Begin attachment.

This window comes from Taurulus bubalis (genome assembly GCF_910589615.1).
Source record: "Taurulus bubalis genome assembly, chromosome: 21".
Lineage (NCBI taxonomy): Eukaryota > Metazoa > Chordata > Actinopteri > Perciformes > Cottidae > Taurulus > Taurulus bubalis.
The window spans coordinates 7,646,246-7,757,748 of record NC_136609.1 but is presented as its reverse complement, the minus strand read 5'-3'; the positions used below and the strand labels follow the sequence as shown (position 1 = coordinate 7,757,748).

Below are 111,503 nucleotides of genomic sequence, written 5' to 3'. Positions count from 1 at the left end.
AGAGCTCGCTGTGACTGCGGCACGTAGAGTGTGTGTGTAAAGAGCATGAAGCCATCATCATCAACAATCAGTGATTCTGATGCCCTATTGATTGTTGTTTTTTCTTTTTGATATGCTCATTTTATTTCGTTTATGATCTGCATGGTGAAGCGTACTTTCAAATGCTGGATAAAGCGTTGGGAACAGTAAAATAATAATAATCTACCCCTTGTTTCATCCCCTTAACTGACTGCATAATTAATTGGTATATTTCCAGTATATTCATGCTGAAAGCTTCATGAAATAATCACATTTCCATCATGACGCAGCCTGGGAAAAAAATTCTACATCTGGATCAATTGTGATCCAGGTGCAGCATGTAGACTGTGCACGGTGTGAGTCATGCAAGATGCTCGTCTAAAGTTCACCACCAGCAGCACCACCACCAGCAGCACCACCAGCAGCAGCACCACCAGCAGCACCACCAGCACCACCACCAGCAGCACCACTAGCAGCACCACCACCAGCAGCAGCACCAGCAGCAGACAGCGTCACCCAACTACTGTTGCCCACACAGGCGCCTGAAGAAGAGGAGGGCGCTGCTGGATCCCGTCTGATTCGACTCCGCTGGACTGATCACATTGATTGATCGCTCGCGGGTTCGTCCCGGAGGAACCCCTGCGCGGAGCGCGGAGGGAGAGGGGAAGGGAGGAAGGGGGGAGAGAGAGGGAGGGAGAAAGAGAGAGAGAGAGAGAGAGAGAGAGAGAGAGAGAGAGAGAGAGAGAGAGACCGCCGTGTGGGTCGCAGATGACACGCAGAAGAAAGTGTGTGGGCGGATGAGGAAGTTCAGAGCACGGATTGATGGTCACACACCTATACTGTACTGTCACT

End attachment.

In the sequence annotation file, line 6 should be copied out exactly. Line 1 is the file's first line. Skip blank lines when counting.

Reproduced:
AGAGCTCGCTGTGACTGCGGCACGTAGAGTGTGTGTGTAAAGAGCATGAAGCCATCATCATCAACAATCAGTGATTCTGATGCCCTATTGATTGTTGTTTTTTCTTTTTGATATGCTCATTTTATTTCGTTTATGATCTGCATGGTGAAGCGTACTTTCAAATGCTGGATAAAGCGTTGGGAACAGTAAAATAATAATAATCTACCCCTTGTTTCATCCCCTTAACTGACTGCATAATTAATTGGTATATTTCCAGTATATTCATGCTGAAAGCTTCATGAAATAATCACATTTCCATCATGACGCAGCCTGGGAAAAAAATTCTACATCTGGATCAATTGTGATCCAGGTGCAGCATGTAGACTGTGCACGGTGTGAGTCATGCAAGATGCTCGTCTAAAGTTCACCACCAGCAGCACCACCACCAGCAGCACCACCAGCAGCAGCACCACCAGCAGCACCACCAGCACCACCACCAGCAGCACCACTAGCAGCACCACCACCAGCAGCAGCACCAGCAGCAGACAGCGTCACCCAACTACTGTTGCCCACACAGGCGCCTGAAGAAGAGGAGGGCGCTGCTGGATCCCGTCTGATTCGACTCCGCTGGACTGATCACATTGATTGATCGCTCGCGGGTTCGTCCCGGAGGAACCCCTGCGCGGAGCGCGGAGGGAGAGGGGAAGGGAGGAAGGGGGGAGAGAGAGGGAGGGAGAAAGAGAGAGAGAGAGAGAGAGAGAGAGAGAGAGAGAGAGAGAGAGAGAGAGACCGCCGTGTGGGTCGCAGATGACACGCAGAAGAAAGTGTGTGGGCGGATGAGGAAGTTCAGAGCACGGATTGATGGTCACACACCTATACTGTACTGTCACT